The Follies and Failure of the Post-War Generation in the Fiction of Scott Fitzgerald

S. Sureshkumar
Assistant Professor of English
A.P.A. College of Arts and Culture, Palani, Tamil Nadu, India
Dr. S. Leela
Former HOD, Department of English
Kongu Arts and Science College, Erode, Tamil Nadu, India
Volume 6, Issue 1, December 2017, Pages: 28-32
ISSN: 2320-2645, UGC Approved Journal No. 44248, Impact Factor: 3.125


Francis Scott Key Fitzgerald is one of the key members of the group called ‘lost generation’. He is also one of the outstanding writers of the United States of America who comes under a period popularly called Jazz Age. This epoch prominently affected American History. The writings of Fitzgerald are broadly autobiographical, interlocked by the author’s perception and understanding of life. His writings are considered a valuable social document of the 1920s. Fitzgerald stands as a spokesman of his own period who has recorded the revolution of his times. Success and Failure in the life of Fitzgerald and its portrayal in his fiction are closely linked. His subject for his fiction comes from his personal experiences. Several of his writings including his letters, essays, stories and fictional works show two or three moving events of his life. His failure as a big shot in college, his failed courtship with Ginevra King, his early failure and success thereafter in love with Zelda Sayre, his nervous breakdown, his success as a writer are some of the sweet and sour experiences in his personal life. The triumph and crash of an essentially romantic man is evident in Fitzgerald’s life and works. This paper analyses Fitzgerald’s portrayal of the lost values and failure of the American post-war generation in his fictional works This Side of Paradise (TSP), The Beautiful and Damned (BD, and The Great Gatsby (GG).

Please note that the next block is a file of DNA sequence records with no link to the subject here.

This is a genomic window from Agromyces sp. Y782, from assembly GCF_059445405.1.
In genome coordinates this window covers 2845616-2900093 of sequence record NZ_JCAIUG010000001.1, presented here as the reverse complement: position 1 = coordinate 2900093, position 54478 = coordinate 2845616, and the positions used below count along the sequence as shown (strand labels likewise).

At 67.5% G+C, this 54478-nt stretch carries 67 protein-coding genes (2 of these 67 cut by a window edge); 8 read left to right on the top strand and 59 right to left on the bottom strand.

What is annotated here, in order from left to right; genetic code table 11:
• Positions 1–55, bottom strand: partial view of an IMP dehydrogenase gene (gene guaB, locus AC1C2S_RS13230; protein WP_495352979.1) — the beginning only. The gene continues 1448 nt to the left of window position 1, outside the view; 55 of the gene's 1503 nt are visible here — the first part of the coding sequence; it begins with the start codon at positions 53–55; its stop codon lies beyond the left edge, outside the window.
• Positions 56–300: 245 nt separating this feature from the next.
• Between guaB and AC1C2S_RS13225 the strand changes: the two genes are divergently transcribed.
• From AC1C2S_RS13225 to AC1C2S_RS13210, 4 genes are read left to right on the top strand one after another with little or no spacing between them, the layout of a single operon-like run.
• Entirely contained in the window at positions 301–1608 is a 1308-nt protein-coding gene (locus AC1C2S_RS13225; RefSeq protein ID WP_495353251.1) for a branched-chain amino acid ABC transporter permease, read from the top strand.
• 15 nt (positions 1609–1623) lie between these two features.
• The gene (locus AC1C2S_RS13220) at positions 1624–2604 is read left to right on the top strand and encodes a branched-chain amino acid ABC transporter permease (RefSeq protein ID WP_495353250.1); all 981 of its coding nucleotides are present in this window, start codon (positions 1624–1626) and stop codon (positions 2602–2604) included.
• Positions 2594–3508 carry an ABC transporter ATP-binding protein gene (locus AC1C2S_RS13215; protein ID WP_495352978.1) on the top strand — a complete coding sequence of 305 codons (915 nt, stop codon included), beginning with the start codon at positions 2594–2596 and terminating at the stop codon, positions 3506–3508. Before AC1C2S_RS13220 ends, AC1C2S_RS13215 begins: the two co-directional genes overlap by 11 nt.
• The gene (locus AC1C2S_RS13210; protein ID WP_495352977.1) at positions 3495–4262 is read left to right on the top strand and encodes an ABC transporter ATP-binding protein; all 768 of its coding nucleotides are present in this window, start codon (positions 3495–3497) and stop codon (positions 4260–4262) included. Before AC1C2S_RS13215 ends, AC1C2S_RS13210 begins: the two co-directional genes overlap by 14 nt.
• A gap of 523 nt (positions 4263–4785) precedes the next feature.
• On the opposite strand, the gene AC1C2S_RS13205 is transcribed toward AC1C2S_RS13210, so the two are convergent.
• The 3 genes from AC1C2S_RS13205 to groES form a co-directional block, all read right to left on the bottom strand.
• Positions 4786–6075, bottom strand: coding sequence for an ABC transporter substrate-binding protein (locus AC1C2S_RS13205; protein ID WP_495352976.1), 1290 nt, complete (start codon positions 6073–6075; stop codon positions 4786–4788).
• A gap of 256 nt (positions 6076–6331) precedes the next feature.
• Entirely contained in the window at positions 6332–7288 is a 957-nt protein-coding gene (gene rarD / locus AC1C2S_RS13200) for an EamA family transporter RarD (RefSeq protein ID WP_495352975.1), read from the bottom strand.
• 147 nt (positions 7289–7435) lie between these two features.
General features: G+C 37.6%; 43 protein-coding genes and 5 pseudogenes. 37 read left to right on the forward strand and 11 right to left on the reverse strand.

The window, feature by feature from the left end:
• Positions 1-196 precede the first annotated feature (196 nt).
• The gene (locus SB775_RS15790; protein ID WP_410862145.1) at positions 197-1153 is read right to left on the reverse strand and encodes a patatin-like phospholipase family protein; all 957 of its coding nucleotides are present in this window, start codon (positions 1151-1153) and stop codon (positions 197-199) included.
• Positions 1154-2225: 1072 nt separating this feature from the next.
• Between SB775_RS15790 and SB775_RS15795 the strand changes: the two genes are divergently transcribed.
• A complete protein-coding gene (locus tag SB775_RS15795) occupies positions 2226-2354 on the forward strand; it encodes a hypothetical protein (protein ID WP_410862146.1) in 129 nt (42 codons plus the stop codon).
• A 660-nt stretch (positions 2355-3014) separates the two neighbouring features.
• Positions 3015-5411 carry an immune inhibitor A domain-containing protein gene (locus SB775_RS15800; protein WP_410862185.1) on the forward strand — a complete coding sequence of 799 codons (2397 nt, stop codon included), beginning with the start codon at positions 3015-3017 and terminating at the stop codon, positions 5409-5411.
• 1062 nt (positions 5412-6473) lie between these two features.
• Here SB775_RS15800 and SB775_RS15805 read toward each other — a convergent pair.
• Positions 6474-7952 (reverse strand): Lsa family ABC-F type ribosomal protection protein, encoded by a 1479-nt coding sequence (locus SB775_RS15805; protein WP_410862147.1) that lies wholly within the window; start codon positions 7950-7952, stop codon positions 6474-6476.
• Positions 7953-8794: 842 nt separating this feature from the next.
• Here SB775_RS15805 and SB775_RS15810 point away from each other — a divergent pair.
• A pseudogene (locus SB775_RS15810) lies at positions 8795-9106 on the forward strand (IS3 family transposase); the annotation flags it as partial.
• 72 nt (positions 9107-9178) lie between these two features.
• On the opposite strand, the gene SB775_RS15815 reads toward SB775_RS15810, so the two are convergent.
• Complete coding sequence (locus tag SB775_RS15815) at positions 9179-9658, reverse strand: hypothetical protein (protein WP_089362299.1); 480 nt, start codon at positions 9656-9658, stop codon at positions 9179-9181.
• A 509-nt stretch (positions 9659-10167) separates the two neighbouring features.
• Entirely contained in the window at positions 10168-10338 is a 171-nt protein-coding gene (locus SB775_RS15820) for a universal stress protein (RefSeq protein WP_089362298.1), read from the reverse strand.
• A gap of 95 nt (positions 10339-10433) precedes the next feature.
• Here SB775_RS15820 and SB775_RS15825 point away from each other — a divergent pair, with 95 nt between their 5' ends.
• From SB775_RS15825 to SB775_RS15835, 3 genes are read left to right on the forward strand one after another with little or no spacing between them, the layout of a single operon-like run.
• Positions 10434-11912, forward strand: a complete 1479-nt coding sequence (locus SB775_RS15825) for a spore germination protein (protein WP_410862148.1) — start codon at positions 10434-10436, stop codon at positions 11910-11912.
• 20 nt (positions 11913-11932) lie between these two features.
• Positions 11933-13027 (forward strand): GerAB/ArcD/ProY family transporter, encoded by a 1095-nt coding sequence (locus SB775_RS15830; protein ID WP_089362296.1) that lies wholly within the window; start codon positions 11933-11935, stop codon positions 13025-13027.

Success, Failure, Loss, Values, Flapper, Money, and Dream